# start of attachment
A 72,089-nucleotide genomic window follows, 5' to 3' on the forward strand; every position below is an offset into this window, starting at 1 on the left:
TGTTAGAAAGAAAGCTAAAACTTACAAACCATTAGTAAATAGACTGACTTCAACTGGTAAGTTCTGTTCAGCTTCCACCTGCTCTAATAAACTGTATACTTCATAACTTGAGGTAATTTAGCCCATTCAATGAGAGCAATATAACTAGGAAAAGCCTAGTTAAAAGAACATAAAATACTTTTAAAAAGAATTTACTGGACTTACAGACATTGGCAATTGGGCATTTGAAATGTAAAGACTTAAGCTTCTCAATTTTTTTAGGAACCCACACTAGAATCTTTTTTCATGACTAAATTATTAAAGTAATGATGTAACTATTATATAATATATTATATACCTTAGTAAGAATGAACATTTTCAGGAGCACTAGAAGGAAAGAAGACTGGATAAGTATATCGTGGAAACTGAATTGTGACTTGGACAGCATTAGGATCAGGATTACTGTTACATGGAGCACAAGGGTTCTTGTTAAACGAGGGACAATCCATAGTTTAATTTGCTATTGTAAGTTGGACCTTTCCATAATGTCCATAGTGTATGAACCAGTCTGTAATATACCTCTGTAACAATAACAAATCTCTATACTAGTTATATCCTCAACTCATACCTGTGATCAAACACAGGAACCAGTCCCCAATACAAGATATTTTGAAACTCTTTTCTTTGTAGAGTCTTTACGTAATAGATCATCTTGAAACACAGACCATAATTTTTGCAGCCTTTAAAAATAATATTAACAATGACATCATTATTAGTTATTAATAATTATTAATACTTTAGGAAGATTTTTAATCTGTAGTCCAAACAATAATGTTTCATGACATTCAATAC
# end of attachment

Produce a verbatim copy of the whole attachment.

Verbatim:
A 72,089-nucleotide genomic window follows, 5' to 3' on the forward strand; every position below is an offset into this window, starting at 1 on the left:
TGTTAGAAAGAAAGCTAAAACTTACAAACCATTAGTAAATAGACTGACTTCAACTGGTAAGTTCTGTTCAGCTTCCACCTGCTCTAATAAACTGTATACTTCATAACTTGAGGTAATTTAGCCCATTCAATGAGAGCAATATAACTAGGAAAAGCCTAGTTAAAAGAACATAAAATACTTTTAAAAAGAATTTACTGGACTTACAGACATTGGCAATTGGGCATTTGAAATGTAAAGACTTAAGCTTCTCAATTTTTTTAGGAACCCACACTAGAATCTTTTTTCATGACTAAATTATTAAAGTAATGATGTAACTATTATATAATATATTATATACCTTAGTAAGAATGAACATTTTCAGGAGCACTAGAAGGAAAGAAGACTGGATAAGTATATCGTGGAAACTGAATTGTGACTTGGACAGCATTAGGATCAGGATTACTGTTACATGGAGCACAAGGGTTCTTGTTAAACGAGGGACAATCCATAGTTTAATTTGCTATTGTAAGTTGGACCTTTCCATAATGTCCATAGTGTATGAACCAGTCTGTAATATACCTCTGTAACAATAACAAATCTCTATACTAGTTATATCCTCAACTCATACCTGTGATCAAACACAGGAACCAGTCCCCAATACAAGATATTTTGAAACTCTTTTCTTTGTAGAGTCTTTACGTAATAGATCATCTTGAAACACAGACCATAATTTTTGCAGCCTTTAAAAATAATATTAACAATGACATCATTATTAGTTATTAATAATTATTAATACTTTAGGAAGATTTTTAATCTGTAGTCCAAACAATAATGTTTCATGACATTCAATAC